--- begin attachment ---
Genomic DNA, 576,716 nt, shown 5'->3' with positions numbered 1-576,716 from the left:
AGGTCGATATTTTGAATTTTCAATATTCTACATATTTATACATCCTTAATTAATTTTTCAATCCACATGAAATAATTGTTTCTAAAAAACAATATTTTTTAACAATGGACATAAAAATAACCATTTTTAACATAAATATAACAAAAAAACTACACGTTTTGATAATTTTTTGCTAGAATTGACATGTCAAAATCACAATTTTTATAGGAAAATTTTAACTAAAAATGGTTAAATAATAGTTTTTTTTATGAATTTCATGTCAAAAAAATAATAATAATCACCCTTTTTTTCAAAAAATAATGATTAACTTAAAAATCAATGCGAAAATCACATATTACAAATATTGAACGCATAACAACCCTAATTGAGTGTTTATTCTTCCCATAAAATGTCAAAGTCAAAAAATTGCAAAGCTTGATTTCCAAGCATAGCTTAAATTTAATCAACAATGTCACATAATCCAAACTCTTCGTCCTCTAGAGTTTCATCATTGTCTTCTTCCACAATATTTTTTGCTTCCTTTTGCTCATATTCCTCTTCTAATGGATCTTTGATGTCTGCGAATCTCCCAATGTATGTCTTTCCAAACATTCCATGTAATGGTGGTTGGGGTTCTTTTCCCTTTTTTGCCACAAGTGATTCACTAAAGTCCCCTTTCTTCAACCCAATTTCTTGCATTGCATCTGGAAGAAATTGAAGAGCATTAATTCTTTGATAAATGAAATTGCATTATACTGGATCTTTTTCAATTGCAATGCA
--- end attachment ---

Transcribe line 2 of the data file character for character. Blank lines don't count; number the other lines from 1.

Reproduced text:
AGGTCGATATTTTGAATTTTCAATATTCTACATATTTATACATCCTTAATTAATTTTTCAATCCACATGAAATAATTGTTTCTAAAAAACAATATTTTTTAACAATGGACATAAAAATAACCATTTTTAACATAAATATAACAAAAAAACTACACGTTTTGATAATTTTTTGCTAGAATTGACATGTCAAAATCACAATTTTTATAGGAAAATTTTAACTAAAAATGGTTAAATAATAGTTTTTTTTATGAATTTCATGTCAAAAAAATAATAATAATCACCCTTTTTTTCAAAAAATAATGATTAACTTAAAAATCAATGCGAAAATCACATATTACAAATATTGAACGCATAACAACCCTAATTGAGTGTTTATTCTTCCCATAAAATGTCAAAGTCAAAAAATTGCAAAGCTTGATTTCCAAGCATAGCTTAAATTTAATCAACAATGTCACATAATCCAAACTCTTCGTCCTCTAGAGTTTCATCATTGTCTTCTTCCACAATATTTTTTGCTTCCTTTTGCTCATATTCCTCTTCTAATGGATCTTTGATGTCTGCGAATCTCCCAATGTATGTCTTTCCAAACATTCCATGTAATGGTGGTTGGGGTTCTTTTCCCTTTTTTGCCACAAGTGATTCACTAAAGTCCCCTTTCTTCAACCCAATTTCTTGCATTGCATCTGGAAGAAATTGAAGAGCATTAATTCTTTGATAAATGAAATTGCATTATACTGGATCTTTTTCAATTGCAATGCA